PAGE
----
Ann Arbor Fire Department fire chief Mike Kennedy.
“During this trial, each transport will be tracked to enable the city to determine the impact to fire department operations,” Kennedy says. “This data will help us to evaluate the success of the six-month trial without incurring the cost of an ambulance. Our ultimate goal is to get patients the emergency care they need and eliminate current transport wait times.”  

Another benefit of the AAFD ambulance is that the AAFD fire truck will be available to respond if a report of a fire comes in while AAFD is responding to a health issue. Kennedy explains that once a fire truck has been dispatched to help with a medical issue, it must remain on the scene.

“If fire responds and we make patient contact, we cannot leave that patient until they're either transported or that patient decides to refuse care. So, one of the consequences is we'll have fire crews tied up on patients for an extended period of time,” Kennedy says. “If there's a fire in the city, these crews are unable to respond. … It takes our crews out of service for our primary mission, which is fire control.”

HVA will pay AAFD $125 for each completed ambulance transport. This offsets AAFD’s additional costs for staffing the ambulance. If the city of Ann Arbor decides to keep an ambulance after the six-month trial period concludes, AAFD will have to purchase its own at a cost of $300,000. If independently licensed as a basic life support transport agency, the city would be able to bill its ambulance transports independently.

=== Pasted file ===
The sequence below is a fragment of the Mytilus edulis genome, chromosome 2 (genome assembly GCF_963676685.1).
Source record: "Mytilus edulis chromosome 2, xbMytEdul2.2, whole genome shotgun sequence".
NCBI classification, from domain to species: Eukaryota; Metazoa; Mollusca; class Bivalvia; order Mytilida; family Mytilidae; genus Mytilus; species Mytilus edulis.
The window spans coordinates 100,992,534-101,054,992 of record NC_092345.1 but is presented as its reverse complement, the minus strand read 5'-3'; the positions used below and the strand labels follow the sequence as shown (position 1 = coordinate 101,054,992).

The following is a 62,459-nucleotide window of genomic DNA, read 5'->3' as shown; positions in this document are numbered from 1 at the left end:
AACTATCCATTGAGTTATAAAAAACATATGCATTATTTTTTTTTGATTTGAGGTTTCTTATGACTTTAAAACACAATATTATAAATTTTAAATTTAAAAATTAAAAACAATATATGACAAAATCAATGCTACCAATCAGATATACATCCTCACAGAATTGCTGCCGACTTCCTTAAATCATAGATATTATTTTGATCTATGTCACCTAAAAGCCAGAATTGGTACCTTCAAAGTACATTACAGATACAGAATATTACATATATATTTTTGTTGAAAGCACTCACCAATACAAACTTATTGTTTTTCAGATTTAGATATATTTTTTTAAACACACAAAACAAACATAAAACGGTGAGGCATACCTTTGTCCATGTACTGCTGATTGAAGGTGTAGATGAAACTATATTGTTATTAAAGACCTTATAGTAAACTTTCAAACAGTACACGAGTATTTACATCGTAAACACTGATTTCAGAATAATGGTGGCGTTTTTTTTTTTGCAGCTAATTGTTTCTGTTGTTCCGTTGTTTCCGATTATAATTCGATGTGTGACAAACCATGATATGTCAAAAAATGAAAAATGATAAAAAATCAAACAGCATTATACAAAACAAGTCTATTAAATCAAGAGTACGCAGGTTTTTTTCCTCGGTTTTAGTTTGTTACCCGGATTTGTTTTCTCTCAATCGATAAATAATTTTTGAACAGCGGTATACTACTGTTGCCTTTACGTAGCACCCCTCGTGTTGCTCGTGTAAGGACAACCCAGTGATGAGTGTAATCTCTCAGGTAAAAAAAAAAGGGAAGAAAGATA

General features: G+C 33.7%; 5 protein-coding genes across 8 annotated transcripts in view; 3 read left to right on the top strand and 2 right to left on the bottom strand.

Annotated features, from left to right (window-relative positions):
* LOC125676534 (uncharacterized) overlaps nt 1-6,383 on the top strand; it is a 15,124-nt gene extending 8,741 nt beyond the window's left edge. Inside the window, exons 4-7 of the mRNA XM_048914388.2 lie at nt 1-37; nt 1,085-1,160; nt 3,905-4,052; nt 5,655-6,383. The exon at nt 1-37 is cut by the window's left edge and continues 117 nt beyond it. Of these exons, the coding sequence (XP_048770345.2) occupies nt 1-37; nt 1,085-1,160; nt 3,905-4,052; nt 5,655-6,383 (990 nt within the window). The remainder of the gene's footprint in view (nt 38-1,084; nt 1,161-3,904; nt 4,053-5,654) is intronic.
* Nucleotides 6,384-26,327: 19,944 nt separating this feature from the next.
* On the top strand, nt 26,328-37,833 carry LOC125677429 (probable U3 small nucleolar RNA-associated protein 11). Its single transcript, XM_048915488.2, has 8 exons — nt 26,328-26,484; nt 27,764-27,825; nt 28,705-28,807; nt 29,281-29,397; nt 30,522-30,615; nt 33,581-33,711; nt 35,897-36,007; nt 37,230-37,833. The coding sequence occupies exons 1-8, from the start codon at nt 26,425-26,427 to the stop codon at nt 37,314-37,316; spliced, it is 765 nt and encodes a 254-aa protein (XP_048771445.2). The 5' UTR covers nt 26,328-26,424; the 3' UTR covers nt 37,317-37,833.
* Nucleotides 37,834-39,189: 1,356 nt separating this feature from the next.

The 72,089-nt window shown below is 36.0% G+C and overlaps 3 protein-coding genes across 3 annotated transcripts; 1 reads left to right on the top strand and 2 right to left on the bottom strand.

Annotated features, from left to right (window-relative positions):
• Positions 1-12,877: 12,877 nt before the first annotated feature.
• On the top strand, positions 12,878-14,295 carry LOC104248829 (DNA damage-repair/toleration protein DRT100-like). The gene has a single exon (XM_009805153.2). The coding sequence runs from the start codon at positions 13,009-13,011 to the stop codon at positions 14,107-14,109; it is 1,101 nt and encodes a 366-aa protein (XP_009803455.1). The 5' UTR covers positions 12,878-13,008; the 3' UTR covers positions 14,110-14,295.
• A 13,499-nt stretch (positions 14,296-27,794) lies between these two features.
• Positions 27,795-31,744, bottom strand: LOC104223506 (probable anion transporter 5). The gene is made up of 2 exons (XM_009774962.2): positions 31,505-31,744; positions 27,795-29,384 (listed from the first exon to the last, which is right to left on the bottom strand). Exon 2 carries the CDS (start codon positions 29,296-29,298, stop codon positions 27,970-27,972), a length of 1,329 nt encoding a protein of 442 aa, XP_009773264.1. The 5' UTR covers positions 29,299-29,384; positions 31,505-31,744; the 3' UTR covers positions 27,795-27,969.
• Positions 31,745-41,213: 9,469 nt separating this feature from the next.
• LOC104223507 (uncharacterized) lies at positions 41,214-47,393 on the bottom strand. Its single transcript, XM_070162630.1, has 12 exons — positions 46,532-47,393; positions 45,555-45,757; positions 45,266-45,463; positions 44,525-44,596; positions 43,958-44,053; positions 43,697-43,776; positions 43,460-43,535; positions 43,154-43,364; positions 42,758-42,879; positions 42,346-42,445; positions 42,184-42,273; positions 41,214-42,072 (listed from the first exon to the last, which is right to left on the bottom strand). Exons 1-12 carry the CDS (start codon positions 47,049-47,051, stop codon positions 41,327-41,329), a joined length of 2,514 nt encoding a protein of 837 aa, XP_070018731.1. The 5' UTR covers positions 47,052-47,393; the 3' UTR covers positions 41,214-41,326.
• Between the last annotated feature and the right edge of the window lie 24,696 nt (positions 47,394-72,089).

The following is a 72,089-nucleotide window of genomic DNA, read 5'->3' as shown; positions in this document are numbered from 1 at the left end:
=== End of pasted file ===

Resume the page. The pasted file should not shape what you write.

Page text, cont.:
Chris Roy and Danielle LaLonde with an HVA ambulance at Ann Arbor Fire Department Station 1.
Kennedy says the EMS system is “absolutely broken” due to worker shortages. While the loaned HVA ambulance is a good stop-gap measure as far as meeting Ann Arbor residents' needs, long-term strategies are needed for increasing the number of EMTs and paramedics. Currently, becoming a paramedic requires the same education as is needed for an associate’s degree in nursing.

“If somebody can make tens of thousands of dollars more a year and work in an ER or a hospital in a nice climate-controlled environment with regular hours versus go be a paramedic, there's not much of a decision point there,” Kennedy says. “Option A is to pay paramedics more. Option B is to look at eliminating things that are currently in the paramedic curriculum that are well beyond the scope of what paramedics are doing on a day-to-day basis.”

Meanwhile, HVA is looking to expand collaborations in all of the 14 counties it serves.

“We're willing to collaborate,” Rock says. “We're always looking to what else we can do to better serve the communities that we operate in. We will partner with fire departments or any other stakeholders in delivering the best care possible. That's ultimately everybody's goal — getting care to those that need it in a timely manner.”

​​Estelle Slootmaker is a working writer focusing on journalism, book editing, communications, poetry, and children's books. You can contact her at or

All photos by Doug Coombe.